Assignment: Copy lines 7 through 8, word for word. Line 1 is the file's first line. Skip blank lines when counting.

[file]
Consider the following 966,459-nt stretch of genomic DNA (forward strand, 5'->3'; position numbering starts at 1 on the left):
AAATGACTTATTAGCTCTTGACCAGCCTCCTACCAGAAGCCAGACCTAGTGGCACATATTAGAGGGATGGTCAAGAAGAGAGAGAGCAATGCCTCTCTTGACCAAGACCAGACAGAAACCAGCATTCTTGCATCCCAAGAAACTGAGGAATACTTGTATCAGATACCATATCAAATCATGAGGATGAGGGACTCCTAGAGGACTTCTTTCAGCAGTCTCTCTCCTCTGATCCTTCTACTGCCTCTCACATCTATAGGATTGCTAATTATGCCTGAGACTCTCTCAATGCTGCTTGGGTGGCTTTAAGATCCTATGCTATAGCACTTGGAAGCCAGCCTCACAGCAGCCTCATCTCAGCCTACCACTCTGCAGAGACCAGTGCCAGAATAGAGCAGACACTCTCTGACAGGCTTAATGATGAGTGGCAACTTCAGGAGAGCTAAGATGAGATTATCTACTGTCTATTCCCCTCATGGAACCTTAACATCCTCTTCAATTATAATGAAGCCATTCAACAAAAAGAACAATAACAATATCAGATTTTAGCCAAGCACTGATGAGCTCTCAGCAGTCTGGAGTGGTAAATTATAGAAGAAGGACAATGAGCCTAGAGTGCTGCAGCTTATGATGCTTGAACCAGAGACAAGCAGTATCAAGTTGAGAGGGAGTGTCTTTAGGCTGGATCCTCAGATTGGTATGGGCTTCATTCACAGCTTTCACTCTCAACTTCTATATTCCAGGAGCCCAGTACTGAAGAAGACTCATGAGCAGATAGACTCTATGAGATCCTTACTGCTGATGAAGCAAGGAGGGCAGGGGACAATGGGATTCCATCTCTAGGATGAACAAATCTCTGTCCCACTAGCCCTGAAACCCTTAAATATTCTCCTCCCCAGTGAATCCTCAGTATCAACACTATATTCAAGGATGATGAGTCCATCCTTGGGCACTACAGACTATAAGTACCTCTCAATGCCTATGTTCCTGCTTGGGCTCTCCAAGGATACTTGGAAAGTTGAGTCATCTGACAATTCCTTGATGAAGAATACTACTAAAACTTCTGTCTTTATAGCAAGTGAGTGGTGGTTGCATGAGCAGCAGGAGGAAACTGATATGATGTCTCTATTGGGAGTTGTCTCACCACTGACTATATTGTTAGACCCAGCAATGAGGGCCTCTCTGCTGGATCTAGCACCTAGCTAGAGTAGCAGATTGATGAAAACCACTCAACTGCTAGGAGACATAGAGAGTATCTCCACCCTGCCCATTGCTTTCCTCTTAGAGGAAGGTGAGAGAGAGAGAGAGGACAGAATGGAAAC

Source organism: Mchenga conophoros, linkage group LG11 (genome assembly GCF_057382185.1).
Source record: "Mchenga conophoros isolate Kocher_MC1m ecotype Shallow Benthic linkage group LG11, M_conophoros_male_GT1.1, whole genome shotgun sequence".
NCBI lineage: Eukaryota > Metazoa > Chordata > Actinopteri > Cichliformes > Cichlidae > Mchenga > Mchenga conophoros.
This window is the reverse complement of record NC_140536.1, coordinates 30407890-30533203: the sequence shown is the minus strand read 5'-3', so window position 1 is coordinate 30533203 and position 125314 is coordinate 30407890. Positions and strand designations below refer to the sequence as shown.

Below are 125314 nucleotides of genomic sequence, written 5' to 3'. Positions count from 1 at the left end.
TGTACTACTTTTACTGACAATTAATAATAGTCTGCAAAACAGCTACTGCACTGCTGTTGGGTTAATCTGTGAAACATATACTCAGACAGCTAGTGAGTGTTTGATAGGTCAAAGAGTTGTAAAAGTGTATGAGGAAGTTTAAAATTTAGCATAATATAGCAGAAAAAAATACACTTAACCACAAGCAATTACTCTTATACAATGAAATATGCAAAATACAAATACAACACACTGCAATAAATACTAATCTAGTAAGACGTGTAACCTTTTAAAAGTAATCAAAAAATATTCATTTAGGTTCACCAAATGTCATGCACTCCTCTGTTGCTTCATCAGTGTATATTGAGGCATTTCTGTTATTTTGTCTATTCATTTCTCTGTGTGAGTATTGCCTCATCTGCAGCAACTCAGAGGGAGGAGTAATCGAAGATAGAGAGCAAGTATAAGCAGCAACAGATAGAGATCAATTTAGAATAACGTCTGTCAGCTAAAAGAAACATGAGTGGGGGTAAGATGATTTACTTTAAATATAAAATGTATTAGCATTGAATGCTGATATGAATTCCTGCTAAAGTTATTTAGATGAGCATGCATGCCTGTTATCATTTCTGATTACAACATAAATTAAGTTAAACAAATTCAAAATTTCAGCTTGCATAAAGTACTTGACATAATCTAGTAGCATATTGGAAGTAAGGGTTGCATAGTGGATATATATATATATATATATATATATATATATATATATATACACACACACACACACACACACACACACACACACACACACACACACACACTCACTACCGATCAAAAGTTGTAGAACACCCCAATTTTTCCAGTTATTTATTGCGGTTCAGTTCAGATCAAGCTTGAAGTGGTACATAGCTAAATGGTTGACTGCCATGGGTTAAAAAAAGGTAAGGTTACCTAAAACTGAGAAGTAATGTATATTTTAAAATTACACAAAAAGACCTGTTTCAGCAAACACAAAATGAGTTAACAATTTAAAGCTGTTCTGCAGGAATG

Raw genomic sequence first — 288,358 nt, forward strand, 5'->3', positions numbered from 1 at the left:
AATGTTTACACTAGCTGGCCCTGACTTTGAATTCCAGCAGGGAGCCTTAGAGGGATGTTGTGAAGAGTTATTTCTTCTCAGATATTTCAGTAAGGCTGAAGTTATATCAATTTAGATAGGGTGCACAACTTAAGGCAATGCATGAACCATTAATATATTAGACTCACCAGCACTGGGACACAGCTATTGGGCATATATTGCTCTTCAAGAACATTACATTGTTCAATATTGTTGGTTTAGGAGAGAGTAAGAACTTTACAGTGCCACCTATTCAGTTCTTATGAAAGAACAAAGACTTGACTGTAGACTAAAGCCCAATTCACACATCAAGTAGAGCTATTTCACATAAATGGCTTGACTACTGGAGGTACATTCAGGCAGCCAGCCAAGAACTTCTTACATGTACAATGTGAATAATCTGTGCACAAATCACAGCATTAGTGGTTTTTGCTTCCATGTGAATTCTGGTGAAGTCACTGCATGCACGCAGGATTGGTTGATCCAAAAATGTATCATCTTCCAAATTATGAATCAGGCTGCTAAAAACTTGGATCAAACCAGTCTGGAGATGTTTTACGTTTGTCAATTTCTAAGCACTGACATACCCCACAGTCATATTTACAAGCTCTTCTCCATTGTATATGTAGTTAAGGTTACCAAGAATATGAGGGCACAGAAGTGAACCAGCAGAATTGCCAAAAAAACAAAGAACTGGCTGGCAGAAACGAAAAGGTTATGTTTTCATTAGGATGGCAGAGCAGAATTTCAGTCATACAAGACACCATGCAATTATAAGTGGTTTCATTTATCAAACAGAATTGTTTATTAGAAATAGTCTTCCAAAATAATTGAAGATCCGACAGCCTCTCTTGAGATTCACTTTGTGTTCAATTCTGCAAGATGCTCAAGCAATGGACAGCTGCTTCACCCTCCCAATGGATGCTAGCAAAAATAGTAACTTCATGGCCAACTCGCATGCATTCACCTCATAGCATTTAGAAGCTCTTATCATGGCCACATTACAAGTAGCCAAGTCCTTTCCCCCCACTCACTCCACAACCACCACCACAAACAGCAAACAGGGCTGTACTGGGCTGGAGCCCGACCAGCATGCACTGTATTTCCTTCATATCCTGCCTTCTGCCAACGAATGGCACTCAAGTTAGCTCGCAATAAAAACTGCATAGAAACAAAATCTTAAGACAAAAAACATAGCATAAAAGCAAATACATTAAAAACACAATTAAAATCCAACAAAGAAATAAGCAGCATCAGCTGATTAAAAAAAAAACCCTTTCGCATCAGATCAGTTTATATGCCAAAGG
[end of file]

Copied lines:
Below are 125314 nucleotides of genomic sequence, written 5' to 3'. Positions count from 1 at the left end.
TGTACTACTTTTACTGACAATTAATAATAGTCTGCAAAACAGCTACTGCACTGCTGTTGGGTTAATCTGTGAAACATATACTCAGACAGCTAGTGAGTGTTTGATAGGTCAAAGAGTTGTAAAAGTGTATGAGGAAGTTTAAAATTTAGCATAATATAGCAGAAAAAAATACACTTAACCACAAGCAATTACTCTTATACAATGAAATATGCAAAATACAAATACAACACACTGCAATAAATACTAATCTAGTAAGACGTGTAACCTTTTAAAAGTAATCAAAAAATATTCATTTAGGTTCACCAAATGTCATGCACTCCTCTGTTGCTTCATCAGTGTATATTGAGGCATTTCTGTTATTTTGTCTATTCATTTCTCTGTGTGAGTATTGCCTCATCTGCAGCAACTCAGAGGGAGGAGTAATCGAAGATAGAGAGCAAGTATAAGCAGCAACAGATAGAGATCAATTTAGAATAACGTCTGTCAGCTAAAAGAAACATGAGTGGGGGTAAGATGATTTACTTTAAATATAAAATGTATTAGCATTGAATGCTGATATGAATTCCTGCTAAAGTTATTTAGATGAGCATGCATGCCTGTTATCATTTCTGATTACAACATAAATTAAGTTAAACAAATTCAAAATTTCAGCTTGCATAAAGTACTTGACATAATCTAGTAGCATATTGGAAGTAAGGGTTGCATAGTGGATATATATATATATATATATATATATATATATATATATATACACACACACACACACACACACACACACACACACACACACACACACACACTCACTACCGATCAAAAGTTGTAGAACACCCCAATTTTTCCAGTTATTTATTGCGGTTCAGTTCAGATCAAGCTTGAAGTGGTACATAGCTAAATGGTTGACTGCCATGGGTTAAAAAAAGGTAAGGTTACCTAAAACTGAGAAGTAATGTATATTTTAAAATTACACAAAAAGACCTGTTTCAGCAAACACAAAATGAGTTAACAATTTAAAGCTGTTCTGCAGGAATG